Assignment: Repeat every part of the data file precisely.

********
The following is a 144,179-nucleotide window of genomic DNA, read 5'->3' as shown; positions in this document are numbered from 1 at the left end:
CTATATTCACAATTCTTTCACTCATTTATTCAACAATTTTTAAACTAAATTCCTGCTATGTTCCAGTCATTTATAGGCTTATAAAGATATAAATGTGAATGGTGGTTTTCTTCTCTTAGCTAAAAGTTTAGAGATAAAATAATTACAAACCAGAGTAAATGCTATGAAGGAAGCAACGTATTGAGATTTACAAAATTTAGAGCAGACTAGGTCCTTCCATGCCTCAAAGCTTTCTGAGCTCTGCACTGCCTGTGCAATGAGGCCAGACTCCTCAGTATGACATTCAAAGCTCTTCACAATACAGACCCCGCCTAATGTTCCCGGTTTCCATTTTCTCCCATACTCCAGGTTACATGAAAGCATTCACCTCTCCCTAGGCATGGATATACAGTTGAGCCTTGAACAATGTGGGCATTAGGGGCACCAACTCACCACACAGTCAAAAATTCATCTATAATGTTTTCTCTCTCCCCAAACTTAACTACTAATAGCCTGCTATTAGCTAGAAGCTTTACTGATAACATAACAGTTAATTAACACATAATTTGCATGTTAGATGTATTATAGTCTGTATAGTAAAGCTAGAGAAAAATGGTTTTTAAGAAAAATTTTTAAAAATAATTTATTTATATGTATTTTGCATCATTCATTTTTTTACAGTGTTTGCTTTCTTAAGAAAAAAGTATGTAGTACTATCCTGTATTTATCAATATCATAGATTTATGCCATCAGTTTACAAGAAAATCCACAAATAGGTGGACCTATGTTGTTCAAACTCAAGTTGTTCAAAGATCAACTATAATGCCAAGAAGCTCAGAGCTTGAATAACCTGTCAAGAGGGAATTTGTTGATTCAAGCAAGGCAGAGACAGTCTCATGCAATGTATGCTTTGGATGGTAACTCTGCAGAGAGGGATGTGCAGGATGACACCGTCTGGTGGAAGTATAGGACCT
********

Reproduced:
The following is a 144,179-nucleotide window of genomic DNA, read 5'->3' as shown; positions in this document are numbered from 1 at the left end:
CTATATTCACAATTCTTTCACTCATTTATTCAACAATTTTTAAACTAAATTCCTGCTATGTTCCAGTCATTTATAGGCTTATAAAGATATAAATGTGAATGGTGGTTTTCTTCTCTTAGCTAAAAGTTTAGAGATAAAATAATTACAAACCAGAGTAAATGCTATGAAGGAAGCAACGTATTGAGATTTACAAAATTTAGAGCAGACTAGGTCCTTCCATGCCTCAAAGCTTTCTGAGCTCTGCACTGCCTGTGCAATGAGGCCAGACTCCTCAGTATGACATTCAAAGCTCTTCACAATACAGACCCCGCCTAATGTTCCCGGTTTCCATTTTCTCCCATACTCCAGGTTACATGAAAGCATTCACCTCTCCCTAGGCATGGATATACAGTTGAGCCTTGAACAATGTGGGCATTAGGGGCACCAACTCACCACACAGTCAAAAATTCATCTATAATGTTTTCTCTCTCCCCAAACTTAACTACTAATAGCCTGCTATTAGCTAGAAGCTTTACTGATAACATAACAGTTAATTAACACATAATTTGCATGTTAGATGTATTATAGTCTGTATAGTAAAGCTAGAGAAAAATGGTTTTTAAGAAAAATTTTTAAAAATAATTTATTTATATGTATTTTGCATCATTCATTTTTTTACAGTGTTTGCTTTCTTAAGAAAAAAGTATGTAGTACTATCCTGTATTTATCAATATCATAGATTTATGCCATCAGTTTACAAGAAAATCCACAAATAGGTGGACCTATGTTGTTCAAACTCAAGTTGTTCAAAGATCAACTATAATGCCAAGAAGCTCAGAGCTTGAATAACCTGTCAAGAGGGAATTTGTTGATTCAAGCAAGGCAGAGACAGTCTCATGCAATGTATGCTTTGGATGGTAACTCTGCAGAGAGGGATGTGCAGGATGACACCGTCTGGTGGAAGTATAGGACCT